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The Dolphin Detective


By Phil Hampton

Published Jul 1, 2006 12:00 AM

Copyright © 2006 Ocean Conservation Society

Six miles off the coast of Marina Del Rey, Ocean Conservation Society president Maddalena Bearzi Ph.D. '03 peers through binoculars and points to grebes and gulls swirling above a roiling patch of water several hundred yards off the starboard side of the boat — dolphins at three o'clock.

Every five minutes for the next three hours, as the boat tracks different groups of dolphins, Bearzi relays her observations to a volunteer who records them on a laptop computer. How many dolphins? Dispersed or concentrated? Are they milling, leaping or riding the bow's wake? Are sea lions or birds present? What are the water and weather conditions?

This is the nitty-gritty of Bearzi's work studying dolphins in Santa Monica Bay and educating the public, especially students, about life at sea and the animals in it. Actually, it's more of a passion for the sea-loving scientist, a quest to understand an animal species that mesmerizes mankind — and how the presence of dolphins affects the ecology of the bay.

Bearzi and her husband, Charlie Saylan, cofounded the nonprofit Ocean Conservation Society in 1998 to support the research and link it to community outreach and education. Since 1997, she has logged more than 1,100 hours on the water.

Maddalena Bearzi

"I really like to work in the wild," says Bearzi, who won the Alumni Association's Outstanding Graduate Student Award in 2003. "I like to be in contact with the animals."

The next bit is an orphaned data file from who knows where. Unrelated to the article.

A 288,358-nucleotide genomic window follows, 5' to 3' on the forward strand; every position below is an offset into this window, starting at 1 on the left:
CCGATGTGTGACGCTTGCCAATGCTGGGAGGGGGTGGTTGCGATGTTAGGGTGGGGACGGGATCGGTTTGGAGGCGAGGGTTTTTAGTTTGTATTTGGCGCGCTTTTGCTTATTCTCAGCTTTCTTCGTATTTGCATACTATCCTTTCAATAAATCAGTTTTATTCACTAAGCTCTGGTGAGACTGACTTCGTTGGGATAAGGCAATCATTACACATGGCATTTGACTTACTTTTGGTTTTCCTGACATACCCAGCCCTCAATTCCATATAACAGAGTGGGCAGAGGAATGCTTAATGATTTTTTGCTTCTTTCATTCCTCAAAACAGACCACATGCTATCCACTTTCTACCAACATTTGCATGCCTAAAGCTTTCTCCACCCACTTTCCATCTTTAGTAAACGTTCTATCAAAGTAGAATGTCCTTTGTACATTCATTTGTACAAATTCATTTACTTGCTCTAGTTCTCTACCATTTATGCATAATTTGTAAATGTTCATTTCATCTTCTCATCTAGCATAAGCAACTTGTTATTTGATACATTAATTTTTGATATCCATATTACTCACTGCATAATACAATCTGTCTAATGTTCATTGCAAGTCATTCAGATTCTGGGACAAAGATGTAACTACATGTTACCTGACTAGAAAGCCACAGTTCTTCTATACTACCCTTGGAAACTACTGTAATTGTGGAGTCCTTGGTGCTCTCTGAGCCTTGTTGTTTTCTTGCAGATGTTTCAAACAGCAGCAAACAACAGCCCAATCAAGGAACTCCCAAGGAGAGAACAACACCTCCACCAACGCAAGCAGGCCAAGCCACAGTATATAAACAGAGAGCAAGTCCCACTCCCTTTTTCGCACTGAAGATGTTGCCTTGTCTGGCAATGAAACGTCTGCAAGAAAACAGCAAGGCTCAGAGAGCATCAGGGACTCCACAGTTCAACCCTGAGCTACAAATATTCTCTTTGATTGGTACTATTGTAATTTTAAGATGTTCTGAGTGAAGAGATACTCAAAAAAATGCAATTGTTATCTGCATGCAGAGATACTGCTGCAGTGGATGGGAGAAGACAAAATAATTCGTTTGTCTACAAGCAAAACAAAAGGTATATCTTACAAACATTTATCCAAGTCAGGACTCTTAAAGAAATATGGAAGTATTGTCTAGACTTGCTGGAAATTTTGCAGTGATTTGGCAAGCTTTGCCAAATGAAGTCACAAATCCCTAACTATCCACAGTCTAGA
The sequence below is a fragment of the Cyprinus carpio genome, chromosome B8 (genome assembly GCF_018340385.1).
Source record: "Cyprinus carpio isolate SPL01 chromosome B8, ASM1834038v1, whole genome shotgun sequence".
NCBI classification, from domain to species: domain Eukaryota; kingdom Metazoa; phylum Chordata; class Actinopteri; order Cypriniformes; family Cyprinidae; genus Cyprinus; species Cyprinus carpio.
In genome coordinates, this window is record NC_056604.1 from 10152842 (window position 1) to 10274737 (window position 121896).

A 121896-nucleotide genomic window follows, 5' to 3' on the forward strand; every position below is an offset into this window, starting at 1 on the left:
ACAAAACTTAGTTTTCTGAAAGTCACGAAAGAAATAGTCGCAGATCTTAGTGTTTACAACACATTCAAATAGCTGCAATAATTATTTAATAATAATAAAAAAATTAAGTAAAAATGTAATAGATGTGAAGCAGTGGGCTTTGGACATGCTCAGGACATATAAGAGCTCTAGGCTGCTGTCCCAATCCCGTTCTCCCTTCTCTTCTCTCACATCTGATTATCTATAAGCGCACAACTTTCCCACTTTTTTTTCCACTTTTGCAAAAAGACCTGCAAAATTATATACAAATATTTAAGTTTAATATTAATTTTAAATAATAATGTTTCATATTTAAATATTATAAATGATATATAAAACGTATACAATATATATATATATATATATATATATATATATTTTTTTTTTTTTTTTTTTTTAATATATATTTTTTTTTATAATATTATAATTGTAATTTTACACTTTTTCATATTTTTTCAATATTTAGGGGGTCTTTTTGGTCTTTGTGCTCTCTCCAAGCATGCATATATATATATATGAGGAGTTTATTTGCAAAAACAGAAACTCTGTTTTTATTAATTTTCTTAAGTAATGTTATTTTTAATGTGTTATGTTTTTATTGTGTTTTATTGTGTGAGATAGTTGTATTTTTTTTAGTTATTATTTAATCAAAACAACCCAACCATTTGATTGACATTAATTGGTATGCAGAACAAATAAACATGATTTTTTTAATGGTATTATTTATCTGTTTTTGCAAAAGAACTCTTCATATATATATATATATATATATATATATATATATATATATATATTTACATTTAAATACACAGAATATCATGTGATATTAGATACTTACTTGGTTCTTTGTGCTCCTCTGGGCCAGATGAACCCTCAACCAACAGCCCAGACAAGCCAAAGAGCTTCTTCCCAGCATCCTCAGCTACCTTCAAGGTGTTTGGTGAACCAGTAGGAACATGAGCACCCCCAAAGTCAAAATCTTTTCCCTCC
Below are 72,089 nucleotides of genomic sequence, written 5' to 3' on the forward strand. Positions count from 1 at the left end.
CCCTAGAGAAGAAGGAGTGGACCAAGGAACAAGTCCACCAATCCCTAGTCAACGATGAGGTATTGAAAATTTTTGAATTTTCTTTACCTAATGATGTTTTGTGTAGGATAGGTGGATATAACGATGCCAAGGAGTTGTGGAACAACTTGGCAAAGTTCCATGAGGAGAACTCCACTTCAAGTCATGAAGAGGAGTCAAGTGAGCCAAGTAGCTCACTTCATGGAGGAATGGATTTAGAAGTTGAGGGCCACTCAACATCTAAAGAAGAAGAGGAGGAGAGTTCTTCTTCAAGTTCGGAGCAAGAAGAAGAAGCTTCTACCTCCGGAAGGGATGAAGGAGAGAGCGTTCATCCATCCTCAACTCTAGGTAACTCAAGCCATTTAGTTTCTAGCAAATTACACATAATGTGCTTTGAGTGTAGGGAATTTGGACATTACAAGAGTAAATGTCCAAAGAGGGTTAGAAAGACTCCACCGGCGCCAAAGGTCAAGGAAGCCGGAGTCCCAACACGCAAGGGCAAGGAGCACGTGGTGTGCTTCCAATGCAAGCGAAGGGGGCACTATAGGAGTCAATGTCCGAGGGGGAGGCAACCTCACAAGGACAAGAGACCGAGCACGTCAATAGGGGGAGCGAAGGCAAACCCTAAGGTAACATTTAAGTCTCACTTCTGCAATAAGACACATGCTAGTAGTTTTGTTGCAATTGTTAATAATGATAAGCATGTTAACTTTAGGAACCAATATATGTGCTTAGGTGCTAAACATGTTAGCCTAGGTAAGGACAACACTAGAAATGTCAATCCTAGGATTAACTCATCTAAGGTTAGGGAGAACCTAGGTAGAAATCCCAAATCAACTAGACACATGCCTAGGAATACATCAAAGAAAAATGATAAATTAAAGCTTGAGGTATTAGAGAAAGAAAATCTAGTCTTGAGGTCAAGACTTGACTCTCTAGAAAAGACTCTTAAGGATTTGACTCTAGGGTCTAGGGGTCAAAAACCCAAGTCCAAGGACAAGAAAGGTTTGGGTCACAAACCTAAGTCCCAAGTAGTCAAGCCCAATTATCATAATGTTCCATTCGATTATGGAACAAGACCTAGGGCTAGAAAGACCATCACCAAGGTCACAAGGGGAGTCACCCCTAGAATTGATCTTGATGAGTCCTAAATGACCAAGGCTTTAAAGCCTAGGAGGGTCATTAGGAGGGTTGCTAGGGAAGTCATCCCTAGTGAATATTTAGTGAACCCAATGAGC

Bearzi, 41, arrived in L.A. in 1995 with an undergraduate degree in natural science from the University of Padova in her native Italy. She came already experienced in dolphin, sea turtle and other research in Mexico, Greece and elsewhere for the Milan-based Tethys Research Institute. While sailing with future husband Saylan, she took note of the dolphins, found little research had been done on the marine mammals in the bay, and developed a plan that would lead to her doctorate in 2003.

Her dissertation was the first extended study of dolphins in the bay, an area of about 177 square miles from Point Dume in Malibu to the Palos Verdes Peninsula. She is particularly interested in studying bottlenose dolphins as an indicator of the bay's ecological health by taking tissue samples and analyzing them for contaminants.

Wet and Wild

Want to heal the Bay? See a dolphin? Volunteer to help? Log on to the Ocean Conservation Society's Web site to learn about upcoming programs, donate, or participate in field surveys or marina cleanups. Plus, view a breathtaking online photo gallery of Santa Monica Bay's sea world.

"We don't understand enough about the movements of these dolphins, and they're clearly important species in the ecosystem," says Shelley Luce D.Env. '03, executive director of the Santa Monica Bay Restoration Commission.

Meanwhile, Bearzi and Saylan continue to teach. One program introduces middle and high school students to scientific research by bringing them aboard the nonprofit's boat for training sessions about the marine environment and data collection. And on May 24, Bearzi began teaching a UCLA Extension class that offers an overview of marine biology, oceanography and conservation — particularly dolphins.

Bearzi hopes her students, no matter what their age, develop an emotional connection to the playful water mammals she has committed her career to studying because, as she writes on her Web site, "We passionately protect the things we love."



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